Two French police officials say identity papers found alongside the attacker behind a killing spree in southeastern Nice belonged to Mohamed Lahouaiej-Bouhlel, a 31-year-old Frenchman of Tunisian descent with previous misdemeanor convictions but no known link to extremist groups.
The officials, speaking on condition of anonymity because they were not authorized to speak publicly on the matter, said Friday that the papers were those of a Nice resident. They cautioned that DNA and identity checks with acquaintances were pending to fully verify the identity.
The Paris prosecutor’s office, which is leading the investigation, declined to comment.
At least 84 people were killed and scores more injured when the attacker drove a truck into crowds celebrating Bastille Day in the French city of Nice, in what President Francois Hollande called a terrorist act.
The driver also appeared to open fire before officers shot him dead.
Interior Minister Bernard Cazeneuve said 18 people were in critical condition after the attack Thursday night, when the white truck zigzagged along the seafront Promenade des Anglais as a fireworks display marking the French national day ended just after 10:30 p.m. local time.
According to one city official, the truck careered on for up to two km (1.5 miles). Several children were among the dead.
“People went down like ninepins,” Jacques, who runs Le Queenie restaurant on the seafront, told France Info radio.
The attack seemed so far to be the work of a lone assailant.
Hollande said in a pre-dawn address that he was calling up military and police reservists to relieve forces worn out by enforcing a state of emergency begun in November after ISIS gunmen and suicide bombers struck Paris entertainment spots on a Friday evening, killing 130 people.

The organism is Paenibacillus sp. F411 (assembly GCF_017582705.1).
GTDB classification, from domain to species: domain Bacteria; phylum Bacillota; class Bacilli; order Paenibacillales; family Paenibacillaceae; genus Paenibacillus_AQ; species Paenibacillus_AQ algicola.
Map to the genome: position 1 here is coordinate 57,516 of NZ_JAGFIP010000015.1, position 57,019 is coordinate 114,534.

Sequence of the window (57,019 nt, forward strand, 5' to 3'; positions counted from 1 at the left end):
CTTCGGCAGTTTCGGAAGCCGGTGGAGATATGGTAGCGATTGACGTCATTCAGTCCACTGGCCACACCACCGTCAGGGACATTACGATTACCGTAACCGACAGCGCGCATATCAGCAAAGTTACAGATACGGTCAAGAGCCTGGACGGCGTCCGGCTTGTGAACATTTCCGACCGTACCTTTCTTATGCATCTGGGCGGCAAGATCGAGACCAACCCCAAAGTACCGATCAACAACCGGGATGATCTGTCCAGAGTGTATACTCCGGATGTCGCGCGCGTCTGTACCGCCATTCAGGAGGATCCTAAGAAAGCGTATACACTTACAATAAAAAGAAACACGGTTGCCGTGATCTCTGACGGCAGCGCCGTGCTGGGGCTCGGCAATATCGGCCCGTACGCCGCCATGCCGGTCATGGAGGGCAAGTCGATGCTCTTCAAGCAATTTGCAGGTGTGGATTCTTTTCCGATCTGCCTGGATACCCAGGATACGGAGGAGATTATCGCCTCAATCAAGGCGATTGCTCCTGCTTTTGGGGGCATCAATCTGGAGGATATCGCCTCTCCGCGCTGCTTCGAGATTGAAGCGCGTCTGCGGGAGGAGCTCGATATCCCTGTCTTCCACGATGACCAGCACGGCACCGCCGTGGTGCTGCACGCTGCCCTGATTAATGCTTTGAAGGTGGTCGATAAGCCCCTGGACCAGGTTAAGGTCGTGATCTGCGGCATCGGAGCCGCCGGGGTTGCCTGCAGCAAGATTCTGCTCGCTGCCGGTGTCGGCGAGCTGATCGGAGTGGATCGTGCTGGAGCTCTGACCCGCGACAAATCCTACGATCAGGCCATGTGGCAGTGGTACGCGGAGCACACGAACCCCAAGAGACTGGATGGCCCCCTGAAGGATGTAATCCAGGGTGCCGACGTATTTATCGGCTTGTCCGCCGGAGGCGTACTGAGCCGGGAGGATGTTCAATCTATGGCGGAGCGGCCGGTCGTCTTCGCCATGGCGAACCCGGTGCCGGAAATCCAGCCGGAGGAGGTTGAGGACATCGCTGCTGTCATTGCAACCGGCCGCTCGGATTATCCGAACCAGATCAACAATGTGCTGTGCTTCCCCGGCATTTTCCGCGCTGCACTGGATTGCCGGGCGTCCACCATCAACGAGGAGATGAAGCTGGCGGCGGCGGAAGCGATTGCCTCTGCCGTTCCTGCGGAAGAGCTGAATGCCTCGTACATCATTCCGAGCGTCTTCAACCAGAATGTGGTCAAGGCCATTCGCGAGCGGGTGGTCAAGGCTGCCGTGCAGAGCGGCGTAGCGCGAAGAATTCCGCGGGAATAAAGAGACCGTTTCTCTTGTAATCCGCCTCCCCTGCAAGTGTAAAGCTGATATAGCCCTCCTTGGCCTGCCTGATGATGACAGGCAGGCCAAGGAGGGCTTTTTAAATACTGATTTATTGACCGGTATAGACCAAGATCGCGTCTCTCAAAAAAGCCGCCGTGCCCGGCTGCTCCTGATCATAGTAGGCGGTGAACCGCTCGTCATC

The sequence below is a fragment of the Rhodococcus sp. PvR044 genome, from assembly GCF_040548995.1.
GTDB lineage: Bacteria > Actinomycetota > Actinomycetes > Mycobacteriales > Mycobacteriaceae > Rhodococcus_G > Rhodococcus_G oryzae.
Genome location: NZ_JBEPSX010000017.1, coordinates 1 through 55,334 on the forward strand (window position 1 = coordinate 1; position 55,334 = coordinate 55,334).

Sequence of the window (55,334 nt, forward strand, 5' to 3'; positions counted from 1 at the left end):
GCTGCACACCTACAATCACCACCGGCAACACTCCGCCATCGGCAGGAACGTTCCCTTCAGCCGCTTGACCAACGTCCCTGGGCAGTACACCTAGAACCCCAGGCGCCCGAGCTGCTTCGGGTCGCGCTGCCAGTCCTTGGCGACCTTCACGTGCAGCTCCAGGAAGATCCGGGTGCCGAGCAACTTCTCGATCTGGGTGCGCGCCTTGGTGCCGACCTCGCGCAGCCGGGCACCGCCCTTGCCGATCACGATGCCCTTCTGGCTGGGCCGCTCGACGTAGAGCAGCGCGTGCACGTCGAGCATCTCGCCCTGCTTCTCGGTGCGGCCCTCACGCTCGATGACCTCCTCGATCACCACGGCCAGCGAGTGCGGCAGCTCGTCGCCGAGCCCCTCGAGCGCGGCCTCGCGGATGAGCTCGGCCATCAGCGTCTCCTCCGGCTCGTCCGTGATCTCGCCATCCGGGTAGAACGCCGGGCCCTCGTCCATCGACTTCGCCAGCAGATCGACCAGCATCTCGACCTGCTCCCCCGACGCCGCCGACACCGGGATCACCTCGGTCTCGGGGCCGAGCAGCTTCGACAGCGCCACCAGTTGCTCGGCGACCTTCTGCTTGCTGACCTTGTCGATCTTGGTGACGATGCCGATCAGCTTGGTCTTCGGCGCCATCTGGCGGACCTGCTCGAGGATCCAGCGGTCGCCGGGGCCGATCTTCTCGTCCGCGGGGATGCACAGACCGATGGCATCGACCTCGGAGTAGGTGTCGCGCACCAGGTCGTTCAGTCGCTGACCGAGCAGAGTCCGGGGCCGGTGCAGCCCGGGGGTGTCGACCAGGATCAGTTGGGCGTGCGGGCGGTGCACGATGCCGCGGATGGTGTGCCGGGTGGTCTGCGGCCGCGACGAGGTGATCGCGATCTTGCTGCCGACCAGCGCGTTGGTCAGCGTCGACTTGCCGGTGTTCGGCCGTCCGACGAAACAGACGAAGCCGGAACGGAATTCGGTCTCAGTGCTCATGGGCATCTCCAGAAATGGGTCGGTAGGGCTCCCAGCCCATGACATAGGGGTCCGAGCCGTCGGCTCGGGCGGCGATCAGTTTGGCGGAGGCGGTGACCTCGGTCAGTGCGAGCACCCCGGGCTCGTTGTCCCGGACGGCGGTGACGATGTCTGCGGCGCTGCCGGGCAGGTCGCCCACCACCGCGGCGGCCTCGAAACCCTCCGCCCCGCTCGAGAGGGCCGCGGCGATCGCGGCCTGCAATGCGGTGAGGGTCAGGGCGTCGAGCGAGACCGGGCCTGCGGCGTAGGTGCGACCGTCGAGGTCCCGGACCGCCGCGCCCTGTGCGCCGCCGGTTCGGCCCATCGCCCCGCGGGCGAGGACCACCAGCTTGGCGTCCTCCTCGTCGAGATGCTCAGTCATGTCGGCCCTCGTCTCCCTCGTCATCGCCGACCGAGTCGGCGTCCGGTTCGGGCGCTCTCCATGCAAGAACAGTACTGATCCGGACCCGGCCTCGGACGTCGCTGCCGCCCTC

Only hours earlier he had announced the emergency would be lifted by the end of July. Following the attack, he said it would be extended by a further three months.
“France is filled with sadness by this new tragedy,” Hollande said. “There’s no denying the terrorist nature of this attack.”
Major events in France have been guarded by troops and armed police since the Nov. 13 attacks. But it appeared to have taken many minutes to halt the progress of the truck as it tore along pavements and a pedestrian zone.
One witness said she thought the attacker was firing a gun as he drove.
“I saw this enormous white truck go past at top speed,” said Suzy Wargniez, a local woman aged 65 who was watching from a cafe on the promenade. “It was shooting, shooting.”
A local government official said weapons and grenades were later found inside the rented vehicle.
A LONER WITH NO RELIGIOUS AFFILIATION
Neighbors Lahouaiej-Bouhlel described him Friday as a loner with no visible religious affiliation, as forensic experts searched his flat.
AFP reporters interviewed about a dozen of his neighbors, who portrayed him as a solitary figure who rarely spoke and did not even return greetings when their paths crossed in the four-story block, located in a working-class neighborhood of Nice.
Sebastien, a neighbor who spoke on condition that his full name was not used, said Lahouaiej-Bouhlel did not seem overtly religious, often dressed in shorts and sometimes wore work boots.
He had a van parked nearby and owned a bike, which he brought up into his first-floor apartment.
Of those who were interviewed, only one, a neighbor on the ground floor, said she had had any concerns about him – he was “a good-looking man who kept giving my two daughters the eye.”
Police investigators and forensic experts entered his apartment around 9:30 a.m. local time with an armed police intervention unit in support, and brought out bags of material later.